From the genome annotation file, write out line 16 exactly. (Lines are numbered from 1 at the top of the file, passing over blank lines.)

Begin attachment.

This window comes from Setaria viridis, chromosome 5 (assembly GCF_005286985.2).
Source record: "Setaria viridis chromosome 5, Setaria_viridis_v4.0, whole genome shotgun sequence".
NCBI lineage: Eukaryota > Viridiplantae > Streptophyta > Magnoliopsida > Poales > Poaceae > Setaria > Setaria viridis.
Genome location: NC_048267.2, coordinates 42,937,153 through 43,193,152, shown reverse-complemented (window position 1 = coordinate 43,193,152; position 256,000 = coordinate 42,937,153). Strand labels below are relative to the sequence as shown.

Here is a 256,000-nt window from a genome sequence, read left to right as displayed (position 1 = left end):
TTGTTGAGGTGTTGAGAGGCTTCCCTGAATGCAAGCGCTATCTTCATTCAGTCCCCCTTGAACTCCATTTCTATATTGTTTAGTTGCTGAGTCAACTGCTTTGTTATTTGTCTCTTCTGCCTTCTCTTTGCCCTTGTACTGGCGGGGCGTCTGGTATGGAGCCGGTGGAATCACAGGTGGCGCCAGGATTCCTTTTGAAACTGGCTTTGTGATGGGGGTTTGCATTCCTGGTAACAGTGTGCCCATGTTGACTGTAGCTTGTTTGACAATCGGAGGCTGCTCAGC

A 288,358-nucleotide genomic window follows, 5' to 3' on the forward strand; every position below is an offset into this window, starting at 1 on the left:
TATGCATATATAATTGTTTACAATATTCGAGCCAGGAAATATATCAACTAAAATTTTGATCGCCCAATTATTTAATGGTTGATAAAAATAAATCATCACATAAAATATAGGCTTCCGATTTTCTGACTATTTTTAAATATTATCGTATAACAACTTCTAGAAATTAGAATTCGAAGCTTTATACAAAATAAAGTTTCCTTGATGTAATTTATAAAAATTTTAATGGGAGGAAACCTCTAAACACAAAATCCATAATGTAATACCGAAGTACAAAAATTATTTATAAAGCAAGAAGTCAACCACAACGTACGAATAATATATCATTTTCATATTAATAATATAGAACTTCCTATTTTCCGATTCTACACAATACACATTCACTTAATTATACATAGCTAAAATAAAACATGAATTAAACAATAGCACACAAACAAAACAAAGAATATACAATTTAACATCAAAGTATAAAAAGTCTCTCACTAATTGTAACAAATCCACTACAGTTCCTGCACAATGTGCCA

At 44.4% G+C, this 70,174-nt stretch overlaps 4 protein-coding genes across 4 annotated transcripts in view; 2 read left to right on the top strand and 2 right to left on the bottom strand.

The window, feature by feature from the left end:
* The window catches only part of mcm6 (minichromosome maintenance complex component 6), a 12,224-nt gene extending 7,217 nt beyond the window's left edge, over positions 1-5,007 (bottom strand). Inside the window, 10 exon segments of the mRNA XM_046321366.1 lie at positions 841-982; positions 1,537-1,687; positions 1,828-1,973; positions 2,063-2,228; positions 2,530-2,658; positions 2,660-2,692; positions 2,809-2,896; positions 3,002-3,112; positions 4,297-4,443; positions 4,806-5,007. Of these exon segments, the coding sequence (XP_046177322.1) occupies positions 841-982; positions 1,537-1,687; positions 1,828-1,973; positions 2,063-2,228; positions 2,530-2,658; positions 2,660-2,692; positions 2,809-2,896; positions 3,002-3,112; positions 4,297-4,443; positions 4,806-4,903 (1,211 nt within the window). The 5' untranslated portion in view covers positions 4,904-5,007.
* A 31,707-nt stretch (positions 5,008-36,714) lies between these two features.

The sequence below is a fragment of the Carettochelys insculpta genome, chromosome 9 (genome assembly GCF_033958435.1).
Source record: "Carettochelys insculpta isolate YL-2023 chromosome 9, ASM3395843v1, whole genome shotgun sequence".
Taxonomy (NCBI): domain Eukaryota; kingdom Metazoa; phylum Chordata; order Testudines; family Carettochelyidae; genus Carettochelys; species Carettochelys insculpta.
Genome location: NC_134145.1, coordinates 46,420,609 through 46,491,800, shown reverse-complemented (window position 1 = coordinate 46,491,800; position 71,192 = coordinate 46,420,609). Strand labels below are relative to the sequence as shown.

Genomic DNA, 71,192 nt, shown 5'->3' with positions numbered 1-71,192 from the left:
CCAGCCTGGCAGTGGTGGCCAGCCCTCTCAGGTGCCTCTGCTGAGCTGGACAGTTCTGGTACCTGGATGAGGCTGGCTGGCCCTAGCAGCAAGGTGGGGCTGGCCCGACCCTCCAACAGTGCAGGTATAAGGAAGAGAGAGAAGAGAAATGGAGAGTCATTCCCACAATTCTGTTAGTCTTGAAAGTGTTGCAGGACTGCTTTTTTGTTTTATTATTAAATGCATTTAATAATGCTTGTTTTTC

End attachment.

Genome location: NC_134145.1, coordinates 46,420,609 through 46,491,800, shown reverse-complemented (window position 1 = coordinate 46,491,800; position 71,192 = coordinate 46,420,609). Strand labels below are relative to the sequence as shown.